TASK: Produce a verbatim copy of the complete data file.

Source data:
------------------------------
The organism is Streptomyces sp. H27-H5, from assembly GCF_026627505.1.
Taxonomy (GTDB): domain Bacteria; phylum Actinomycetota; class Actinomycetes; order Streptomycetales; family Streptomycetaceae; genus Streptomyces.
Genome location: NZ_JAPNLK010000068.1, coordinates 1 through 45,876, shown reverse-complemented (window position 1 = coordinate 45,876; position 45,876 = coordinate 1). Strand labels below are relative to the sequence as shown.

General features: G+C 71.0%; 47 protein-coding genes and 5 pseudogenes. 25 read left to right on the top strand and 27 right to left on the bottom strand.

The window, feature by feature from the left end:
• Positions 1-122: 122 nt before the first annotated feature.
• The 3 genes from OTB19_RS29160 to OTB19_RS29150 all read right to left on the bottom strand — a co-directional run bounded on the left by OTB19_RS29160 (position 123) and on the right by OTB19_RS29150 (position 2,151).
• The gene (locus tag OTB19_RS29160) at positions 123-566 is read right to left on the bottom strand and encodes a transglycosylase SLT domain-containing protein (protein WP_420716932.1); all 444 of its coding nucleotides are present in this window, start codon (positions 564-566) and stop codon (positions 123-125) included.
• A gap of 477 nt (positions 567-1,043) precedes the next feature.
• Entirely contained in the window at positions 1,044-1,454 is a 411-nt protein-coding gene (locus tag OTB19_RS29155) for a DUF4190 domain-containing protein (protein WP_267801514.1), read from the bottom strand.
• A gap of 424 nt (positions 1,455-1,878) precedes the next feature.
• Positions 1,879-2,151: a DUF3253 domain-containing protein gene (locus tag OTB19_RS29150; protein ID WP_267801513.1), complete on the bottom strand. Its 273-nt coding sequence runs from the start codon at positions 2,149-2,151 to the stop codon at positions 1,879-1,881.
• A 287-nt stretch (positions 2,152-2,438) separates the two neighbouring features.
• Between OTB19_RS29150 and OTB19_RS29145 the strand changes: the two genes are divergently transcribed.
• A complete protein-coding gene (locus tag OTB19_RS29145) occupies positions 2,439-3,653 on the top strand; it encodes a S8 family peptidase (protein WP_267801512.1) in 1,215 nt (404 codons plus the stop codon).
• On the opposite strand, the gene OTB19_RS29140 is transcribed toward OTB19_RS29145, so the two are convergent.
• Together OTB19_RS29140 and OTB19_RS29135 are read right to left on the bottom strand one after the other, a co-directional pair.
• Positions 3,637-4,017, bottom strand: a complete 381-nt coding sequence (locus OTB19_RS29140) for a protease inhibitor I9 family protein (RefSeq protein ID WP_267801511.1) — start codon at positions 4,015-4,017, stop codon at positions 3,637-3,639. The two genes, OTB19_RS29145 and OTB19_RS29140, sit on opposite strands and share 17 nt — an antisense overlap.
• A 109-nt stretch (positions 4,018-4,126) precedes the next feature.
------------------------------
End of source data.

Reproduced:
The organism is Streptomyces sp. H27-H5, from assembly GCF_026627505.1.
Taxonomy (GTDB): domain Bacteria; phylum Actinomycetota; class Actinomycetes; order Streptomycetales; family Streptomycetaceae; genus Streptomyces.
Genome location: NZ_JAPNLK010000068.1, coordinates 1 through 45,876, shown reverse-complemented (window position 1 = coordinate 45,876; position 45,876 = coordinate 1). Strand labels below are relative to the sequence as shown.

General features: G+C 71.0%; 47 protein-coding genes and 5 pseudogenes. 25 read left to right on the top strand and 27 right to left on the bottom strand.

The window, feature by feature from the left end:
• Positions 1-122: 122 nt before the first annotated feature.
• The 3 genes from OTB19_RS29160 to OTB19_RS29150 all read right to left on the bottom strand — a co-directional run bounded on the left by OTB19_RS29160 (position 123) and on the right by OTB19_RS29150 (position 2,151).
• The gene (locus tag OTB19_RS29160) at positions 123-566 is read right to left on the bottom strand and encodes a transglycosylase SLT domain-containing protein (protein WP_420716932.1); all 444 of its coding nucleotides are present in this window, start codon (positions 564-566) and stop codon (positions 123-125) included.
• A gap of 477 nt (positions 567-1,043) precedes the next feature.
• Entirely contained in the window at positions 1,044-1,454 is a 411-nt protein-coding gene (locus tag OTB19_RS29155) for a DUF4190 domain-containing protein (protein WP_267801514.1), read from the bottom strand.
• A gap of 424 nt (positions 1,455-1,878) precedes the next feature.
• Positions 1,879-2,151: a DUF3253 domain-containing protein gene (locus tag OTB19_RS29150; protein ID WP_267801513.1), complete on the bottom strand. Its 273-nt coding sequence runs from the start codon at positions 2,149-2,151 to the stop codon at positions 1,879-1,881.
• A 287-nt stretch (positions 2,152-2,438) separates the two neighbouring features.
• Between OTB19_RS29150 and OTB19_RS29145 the strand changes: the two genes are divergently transcribed.
• A complete protein-coding gene (locus tag OTB19_RS29145) occupies positions 2,439-3,653 on the top strand; it encodes a S8 family peptidase (protein WP_267801512.1) in 1,215 nt (404 codons plus the stop codon).
• On the opposite strand, the gene OTB19_RS29140 is transcribed toward OTB19_RS29145, so the two are convergent.
• Together OTB19_RS29140 and OTB19_RS29135 are read right to left on the bottom strand one after the other, a co-directional pair.
• Positions 3,637-4,017, bottom strand: a complete 381-nt coding sequence (locus OTB19_RS29140) for a protease inhibitor I9 family protein (RefSeq protein ID WP_267801511.1) — start codon at positions 4,015-4,017, stop codon at positions 3,637-3,639. The two genes, OTB19_RS29145 and OTB19_RS29140, sit on opposite strands and share 17 nt — an antisense overlap.
• A 109-nt stretch (positions 4,018-4,126) precedes the next feature.